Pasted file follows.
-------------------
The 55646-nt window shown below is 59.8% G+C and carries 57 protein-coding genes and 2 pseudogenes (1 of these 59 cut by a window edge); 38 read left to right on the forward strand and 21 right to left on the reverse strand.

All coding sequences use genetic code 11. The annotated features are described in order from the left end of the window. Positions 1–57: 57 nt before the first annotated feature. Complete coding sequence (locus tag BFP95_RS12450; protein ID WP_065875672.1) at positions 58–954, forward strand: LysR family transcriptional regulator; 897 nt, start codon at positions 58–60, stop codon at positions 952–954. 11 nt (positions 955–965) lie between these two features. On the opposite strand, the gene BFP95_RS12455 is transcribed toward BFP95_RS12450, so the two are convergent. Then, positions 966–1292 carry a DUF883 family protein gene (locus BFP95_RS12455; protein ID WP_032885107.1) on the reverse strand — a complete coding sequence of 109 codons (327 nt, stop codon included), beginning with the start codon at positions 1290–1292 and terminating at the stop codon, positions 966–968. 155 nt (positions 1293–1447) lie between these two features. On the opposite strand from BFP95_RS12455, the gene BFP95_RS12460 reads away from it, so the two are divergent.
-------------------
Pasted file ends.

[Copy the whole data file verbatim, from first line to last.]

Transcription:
The 55646-nt window shown below is 59.8% G+C and carries 57 protein-coding genes and 2 pseudogenes (1 of these 59 cut by a window edge); 38 read left to right on the forward strand and 21 right to left on the reverse strand.

All coding sequences use genetic code 11. The annotated features are described in order from the left end of the window. Positions 1–57: 57 nt before the first annotated feature. Complete coding sequence (locus tag BFP95_RS12450; protein ID WP_065875672.1) at positions 58–954, forward strand: LysR family transcriptional regulator; 897 nt, start codon at positions 58–60, stop codon at positions 952–954. 11 nt (positions 955–965) lie between these two features. On the opposite strand, the gene BFP95_RS12455 is transcribed toward BFP95_RS12450, so the two are convergent. Then, positions 966–1292 carry a DUF883 family protein gene (locus BFP95_RS12455; protein ID WP_032885107.1) on the reverse strand — a complete coding sequence of 109 codons (327 nt, stop codon included), beginning with the start codon at positions 1290–1292 and terminating at the stop codon, positions 966–968. 155 nt (positions 1293–1447) lie between these two features. On the opposite strand from BFP95_RS12455, the gene BFP95_RS12460 reads away from it, so the two are divergent.